As you practice more often you will find that Aikido:
- is powerful but not aggressive
- is excellent for self-defense
- develops fitness and self-confidence
- is suitable for all ages
It is a classical Japanese martial art developed in the early part of the last century by Morihei Ueshiba, known to Aikido students as O-Sensei (which means Great Teacher). O-Sensei was an extraordinary man, highly skilled in a variety of martial arts, as well as a devoted student of religion and philosophy.
Purpose: O-Sensei believed that the purpose of the martial arts should not only be for self-defense or a way of defeating an opponent. Rather, he felt it should be used as a means of developing ourselves as human beings, and as a way of coping with the stress and confusion of a rapidly changing world.
Movements: In Aikido we don't clash with an attacker head-on. Instead, utilizing circular movements we blend with the attack, leading the attacker into a variety of throws or joint locking techniques. Although Aikido is a powerful and effective form of self-defense, our training has been developed to avoid injury for our partners during practice.
You don't have to be strong or young to practice Aikido. Women, men and children of all sizes and ages can learn how to use 'Aikido' to manage the attacker's intention and resolve conflicts. Practice is geared toward an individual's ability and comfort level when he or she begins, and classes are conducted with a spirit of encouragement. Students help each other learn the techniques, you can learn as much from performing the technique as from receiving it.
Weapons: While Aikido does not focus primarily on weapons practice, the principles for empty-handed movements are related to the defense against weapons. Our club does, therefore, includes some weapons training with wooden practice weapons: the jo (staff), bokken (sword) and tanto (knife). Weapons training should always be taken very seriously. Even though the practice weapons are wood, careless use of them can seriously injure one's practice partner. For this reason, weapons practice is taught at the instructors discretion.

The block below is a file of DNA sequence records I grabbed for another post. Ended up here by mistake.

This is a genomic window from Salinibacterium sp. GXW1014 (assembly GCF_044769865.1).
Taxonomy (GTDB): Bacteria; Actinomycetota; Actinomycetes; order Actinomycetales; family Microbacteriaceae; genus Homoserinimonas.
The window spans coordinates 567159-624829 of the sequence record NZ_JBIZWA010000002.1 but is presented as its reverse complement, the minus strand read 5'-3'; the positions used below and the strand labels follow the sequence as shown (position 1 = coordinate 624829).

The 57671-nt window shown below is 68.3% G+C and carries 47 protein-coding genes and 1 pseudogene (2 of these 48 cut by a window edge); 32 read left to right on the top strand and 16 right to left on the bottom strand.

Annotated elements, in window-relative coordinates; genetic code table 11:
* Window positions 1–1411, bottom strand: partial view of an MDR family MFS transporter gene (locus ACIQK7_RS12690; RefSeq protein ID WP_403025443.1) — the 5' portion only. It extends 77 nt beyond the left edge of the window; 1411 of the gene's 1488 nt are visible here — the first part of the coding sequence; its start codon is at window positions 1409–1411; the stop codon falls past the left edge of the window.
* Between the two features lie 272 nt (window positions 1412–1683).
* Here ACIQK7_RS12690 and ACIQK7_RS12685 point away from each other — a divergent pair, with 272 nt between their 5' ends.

Competition in Aikido: Being non-competitive by it's nature, there are no tournaments or competitive matches in Aikido. Instead you learn through repetitive practice in a thoughtful, studious atmosphere. Aikido practices can be soft and flowing or vigorous and aerobic depending on the desires of you and your partner. Aikido promotes suppleness, flexibility and concentration as well as a confident, balanced personality.
O-Sensei demonstrates some Aikido techniques in this video. His techniques evolved as he aged. In one sense, O-Sensei's techniques evolved to accommodate the weakening of his body as he aged. Thus Aikido does not rely on strength, and can be practiced by most anyone. But it would be a mistake to think this resulted in a weakening of the techniques. The techniques became ever more refined to use the opponent's strength against them. And in O-Sensei's case, he had a highly developed ability to work with his own and opponents' ki (life energy). This could explain why his demonstrations often look so unreal. Witnesses would say that it appeared that O-Sensei downed opponents without even appearing to touch them.
ART: O-Sensei is depicted to the left as the Dragon King. Ame-no-murakumo-kuki-samuhara Ryuo (the Heavenly Awesome and Enlightened Dragon King) is a "Divine Agency Capable of Eradicating All Evil and Pacifying the World". O-Sensei saw himself as bringing the impulse of this agency to the World. It is this ethical foundation O-Sensei gave to Aikido which, in large part, sets Aikido apart from preceding forms of martial arts. O-Sensei himself was exceptionally strong as a young man, and proficient in many martial arts, but he was also very religious and had a strong ethical and social conscience, and went on to develop Aikido as a way of peace, believing that to seriously injure an opponent is to injure oneself, and true victory is victory and mastery over oneself. Nonetheless, O-Sensei was often challenged in his lifetime and famously defeated the strongest challengers with ease. O-Sensei, thus, may be considered as a philosopher of non-violence, but of a rather different kind than Gandhi.